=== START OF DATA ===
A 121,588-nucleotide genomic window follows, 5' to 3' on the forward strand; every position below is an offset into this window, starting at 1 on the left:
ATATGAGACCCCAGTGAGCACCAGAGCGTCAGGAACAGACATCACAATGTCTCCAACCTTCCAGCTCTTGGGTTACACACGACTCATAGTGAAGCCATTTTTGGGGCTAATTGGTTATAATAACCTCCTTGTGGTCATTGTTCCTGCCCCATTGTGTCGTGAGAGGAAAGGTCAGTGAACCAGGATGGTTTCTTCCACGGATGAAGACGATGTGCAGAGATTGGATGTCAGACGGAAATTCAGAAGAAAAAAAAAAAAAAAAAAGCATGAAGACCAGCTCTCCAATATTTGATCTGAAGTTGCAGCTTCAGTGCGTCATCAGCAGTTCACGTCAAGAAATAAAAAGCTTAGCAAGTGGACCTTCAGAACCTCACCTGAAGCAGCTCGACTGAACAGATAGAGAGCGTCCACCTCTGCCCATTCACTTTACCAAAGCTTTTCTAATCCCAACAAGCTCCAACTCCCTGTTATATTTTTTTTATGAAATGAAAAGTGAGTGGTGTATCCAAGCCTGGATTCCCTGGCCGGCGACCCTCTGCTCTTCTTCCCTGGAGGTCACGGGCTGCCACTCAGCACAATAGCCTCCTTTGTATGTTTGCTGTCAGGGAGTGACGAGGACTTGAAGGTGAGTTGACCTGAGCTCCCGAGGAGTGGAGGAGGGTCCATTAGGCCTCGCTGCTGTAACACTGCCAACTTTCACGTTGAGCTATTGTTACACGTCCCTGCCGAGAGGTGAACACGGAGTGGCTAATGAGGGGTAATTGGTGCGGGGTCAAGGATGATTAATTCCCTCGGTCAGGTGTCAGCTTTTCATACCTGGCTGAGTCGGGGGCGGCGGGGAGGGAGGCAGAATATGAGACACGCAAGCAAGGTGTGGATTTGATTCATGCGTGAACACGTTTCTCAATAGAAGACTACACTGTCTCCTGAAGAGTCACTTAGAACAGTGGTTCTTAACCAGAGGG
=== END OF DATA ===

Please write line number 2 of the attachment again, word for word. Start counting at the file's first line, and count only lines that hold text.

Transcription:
ATATGAGACCCCAGTGAGCACCAGAGCGTCAGGAACAGACATCACAATGTCTCCAACCTTCCAGCTCTTGGGTTACACACGACTCATAGTGAAGCCATTTTTGGGGCTAATTGGTTATAATAACCTCCTTGTGGTCATTGTTCCTGCCCCATTGTGTCGTGAGAGGAAAGGTCAGTGAACCAGGATGGTTTCTTCCACGGATGAAGACGATGTGCAGAGATTGGATGTCAGACGGAAATTCAGAAGAAAAAAAAAAAAAAAAAAGCATGAAGACCAGCTCTCCAATATTTGATCTGAAGTTGCAGCTTCAGTGCGTCATCAGCAGTTCACGTCAAGAAATAAAAAGCTTAGCAAGTGGACCTTCAGAACCTCACCTGAAGCAGCTCGACTGAACAGATAGAGAGCGTCCACCTCTGCCCATTCACTTTACCAAAGCTTTTCTAATCCCAACAAGCTCCAACTCCCTGTTATATTTTTTTTATGAAATGAAAAGTGAGTGGTGTATCCAAGCCTGGATTCCCTGGCCGGCGACCCTCTGCTCTTCTTCCCTGGAGGTCACGGGCTGCCACTCAGCACAATAGCCTCCTTTGTATGTTTGCTGTCAGGGAGTGACGAGGACTTGAAGGTGAGTTGACCTGAGCTCCCGAGGAGTGGAGGAGGGTCCATTAGGCCTCGCTGCTGTAACACTGCCAACTTTCACGTTGAGCTATTGTTACACGTCCCTGCCGAGAGGTGAACACGGAGTGGCTAATGAGGGGTAATTGGTGCGGGGTCAAGGATGATTAATTCCCTCGGTCAGGTGTCAGCTTTTCATACCTGGCTGAGTCGGGGGCGGCGGGGAGGGAGGCAGAATATGAGACACGCAAGCAAGGTGTGGATTTGATTCATGCGTGAACACGTTTCTCAATAGAAGACTACACTGTCTCCTGAAGAGTCACTTAGAACAGTGGTTCTTAACCAGAGGG